Where do you get your ideas from?

This must be one of the most common questions that writers get asked, so I thought I’d have a go at answering it.

Training Inspiration

I believe the brain is capable of being trained even in something as nebulous as creativity. I can’t find the quote now, but someone said “I write whenever my muse strikes, and I make sure that happens at nine every morning.” Let me explain a bit. I write crime mysteries. So, I pay attention the news. I scan the headlines. If I see something that piques my interest, I record it or buy the newspaper. I see what’s going on the world of the police, how real crimes unfold. I started off making it a conscious process, now it’s become second nature. It also helps that I have an enquiring nature and tend to look up and check anything I find interesting in case it comes in useful later.

A bit here and a bit there

Secondly, I don’t think I’ve ever had a flash of divine inspiration that allows for a whole book to be written. Instead I think of ideas. Sometimes it’s characters. I have had what I call a Harry Potter moment where a complete character arrives in my head. Other times, I indulge in playing “What if?”. My main interest in writing is asking “what happens next?”. If I read a book or watch a film, my brain keeps running another fifteen or twenty years past the end to imagine what would happen to those characters. It’s probably why a lot of my books feature the “what happened 20 or 25 or 30 years ago” style of plots.

I do keep notes (probably not as well as I could) about all these ideas. At the moment I’ve got a character that I’ve matched up with a crime for them to solve. I also have a really gruesome series of murders that would make a fantastic book, but at the moment I haven’t got a detective in mind to solve them! And I’m aware, because of the idea, it would be quite a departure from my usual style, so I don’t (at the moment) want to make it one of my current series. So, that idea is parked for now. I’m sure I’ll come back to it.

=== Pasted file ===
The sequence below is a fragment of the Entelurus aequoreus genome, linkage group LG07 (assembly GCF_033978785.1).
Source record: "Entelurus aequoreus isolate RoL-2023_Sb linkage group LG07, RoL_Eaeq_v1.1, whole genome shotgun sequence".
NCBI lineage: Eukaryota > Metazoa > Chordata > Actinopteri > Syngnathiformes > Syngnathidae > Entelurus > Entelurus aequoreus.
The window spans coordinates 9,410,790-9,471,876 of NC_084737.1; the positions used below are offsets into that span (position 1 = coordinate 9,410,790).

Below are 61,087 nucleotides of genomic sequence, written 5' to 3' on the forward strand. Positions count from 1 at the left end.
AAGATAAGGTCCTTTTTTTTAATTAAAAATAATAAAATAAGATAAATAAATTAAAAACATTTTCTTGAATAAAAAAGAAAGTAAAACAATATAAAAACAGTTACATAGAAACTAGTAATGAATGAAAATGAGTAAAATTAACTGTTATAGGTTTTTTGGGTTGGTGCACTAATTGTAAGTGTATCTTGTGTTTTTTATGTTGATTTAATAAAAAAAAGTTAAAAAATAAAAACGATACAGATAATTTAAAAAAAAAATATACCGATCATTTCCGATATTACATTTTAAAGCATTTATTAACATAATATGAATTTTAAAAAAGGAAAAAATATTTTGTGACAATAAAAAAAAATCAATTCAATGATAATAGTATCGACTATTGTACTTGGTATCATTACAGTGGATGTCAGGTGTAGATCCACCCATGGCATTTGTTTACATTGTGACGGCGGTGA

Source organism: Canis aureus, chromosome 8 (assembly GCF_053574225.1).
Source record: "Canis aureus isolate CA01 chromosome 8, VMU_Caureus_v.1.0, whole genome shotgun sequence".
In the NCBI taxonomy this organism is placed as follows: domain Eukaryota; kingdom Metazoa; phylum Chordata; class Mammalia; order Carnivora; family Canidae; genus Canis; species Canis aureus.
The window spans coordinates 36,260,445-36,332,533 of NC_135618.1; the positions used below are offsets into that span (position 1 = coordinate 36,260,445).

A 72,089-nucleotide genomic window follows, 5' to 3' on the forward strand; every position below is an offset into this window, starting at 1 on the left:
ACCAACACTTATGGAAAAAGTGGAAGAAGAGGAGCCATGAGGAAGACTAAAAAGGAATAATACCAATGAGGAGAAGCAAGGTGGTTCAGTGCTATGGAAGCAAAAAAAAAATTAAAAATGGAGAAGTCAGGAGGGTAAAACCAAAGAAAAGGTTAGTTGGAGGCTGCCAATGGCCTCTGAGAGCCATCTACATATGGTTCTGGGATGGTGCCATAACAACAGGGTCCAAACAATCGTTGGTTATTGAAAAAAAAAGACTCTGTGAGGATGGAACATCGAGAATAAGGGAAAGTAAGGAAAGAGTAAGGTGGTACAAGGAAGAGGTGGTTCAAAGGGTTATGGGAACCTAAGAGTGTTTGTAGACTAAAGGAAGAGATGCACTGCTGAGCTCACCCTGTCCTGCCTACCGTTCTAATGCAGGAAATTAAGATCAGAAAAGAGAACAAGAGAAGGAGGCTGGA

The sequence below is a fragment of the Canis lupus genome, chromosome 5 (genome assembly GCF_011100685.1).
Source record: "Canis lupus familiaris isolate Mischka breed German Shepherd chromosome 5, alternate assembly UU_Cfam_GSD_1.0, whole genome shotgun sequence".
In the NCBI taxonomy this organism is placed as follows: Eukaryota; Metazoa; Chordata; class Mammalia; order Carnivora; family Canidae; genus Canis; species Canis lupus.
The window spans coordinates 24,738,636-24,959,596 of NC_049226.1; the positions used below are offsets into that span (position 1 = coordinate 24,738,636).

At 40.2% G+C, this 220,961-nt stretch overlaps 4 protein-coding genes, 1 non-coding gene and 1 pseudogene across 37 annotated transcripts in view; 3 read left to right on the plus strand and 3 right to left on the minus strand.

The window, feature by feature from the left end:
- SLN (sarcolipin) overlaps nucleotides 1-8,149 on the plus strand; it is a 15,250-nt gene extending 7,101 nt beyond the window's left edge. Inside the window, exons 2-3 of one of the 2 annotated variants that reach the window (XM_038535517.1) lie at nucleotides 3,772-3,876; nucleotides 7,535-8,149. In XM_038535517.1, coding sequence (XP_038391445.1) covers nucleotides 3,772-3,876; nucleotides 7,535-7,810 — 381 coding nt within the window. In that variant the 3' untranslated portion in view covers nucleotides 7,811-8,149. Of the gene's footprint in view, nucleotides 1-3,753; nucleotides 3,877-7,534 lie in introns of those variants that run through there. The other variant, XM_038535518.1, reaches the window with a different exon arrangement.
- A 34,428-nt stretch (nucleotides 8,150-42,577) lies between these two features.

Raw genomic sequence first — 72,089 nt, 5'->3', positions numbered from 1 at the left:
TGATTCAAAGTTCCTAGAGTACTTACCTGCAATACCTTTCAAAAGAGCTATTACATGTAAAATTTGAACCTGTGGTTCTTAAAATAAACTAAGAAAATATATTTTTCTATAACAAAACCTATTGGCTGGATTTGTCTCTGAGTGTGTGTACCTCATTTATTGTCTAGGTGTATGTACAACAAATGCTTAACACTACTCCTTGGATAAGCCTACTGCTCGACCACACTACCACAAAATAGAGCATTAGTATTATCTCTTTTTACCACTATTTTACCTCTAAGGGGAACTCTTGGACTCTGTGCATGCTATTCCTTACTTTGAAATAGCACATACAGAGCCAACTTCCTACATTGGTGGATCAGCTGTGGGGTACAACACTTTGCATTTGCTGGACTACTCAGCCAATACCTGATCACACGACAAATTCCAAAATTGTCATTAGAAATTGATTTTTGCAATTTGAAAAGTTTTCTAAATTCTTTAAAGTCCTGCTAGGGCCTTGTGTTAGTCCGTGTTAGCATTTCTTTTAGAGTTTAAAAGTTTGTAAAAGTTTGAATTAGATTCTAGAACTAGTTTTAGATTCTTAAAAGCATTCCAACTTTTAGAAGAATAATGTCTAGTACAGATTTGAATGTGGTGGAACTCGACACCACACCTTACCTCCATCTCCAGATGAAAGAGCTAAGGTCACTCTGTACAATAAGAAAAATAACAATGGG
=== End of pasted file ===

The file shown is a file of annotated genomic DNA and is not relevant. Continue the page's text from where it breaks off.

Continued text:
The same applies to characters. I collect traits of both appearance and personality (and sometimes phobias) – some are observed in people, others just come to mind. Then I combine them together in (hopefully) interesting ways that people can’t recognise in my friends(!)

Actually writing the book

As I’ve said before, I’m a great believer in planning. Partly that’s because I have a very busy life and with a solid plan, I can drop in and out of a draft. I can actually write as little as a few hundred words every day without losing track of what’s going on.

When I have a decent main character matched up with an interesting crime, I try to put it into a plot. I need at least two crisis points, some major setbacks and some breakthroughs. I check I’ve got a decent antagonist who the reader can understand if not agree with. Also needed at this stage is a strong cast of supporting actors and some good locations too. Plus a something extra to make it stand out from the crowd!

So, that’s where my ideas come from. I think I’m very fortunate in that I seem to have too many ideas. Well, fortunate in some ways – it is also very tiring! But at least I can skip over those courses and blog posts that suggest ways of generating ideas. For me it’s more a case of marshalling and herding the ideas into sensible patterns that make good books.

I know I have writer friends who read this blog. How do you get your ideas?

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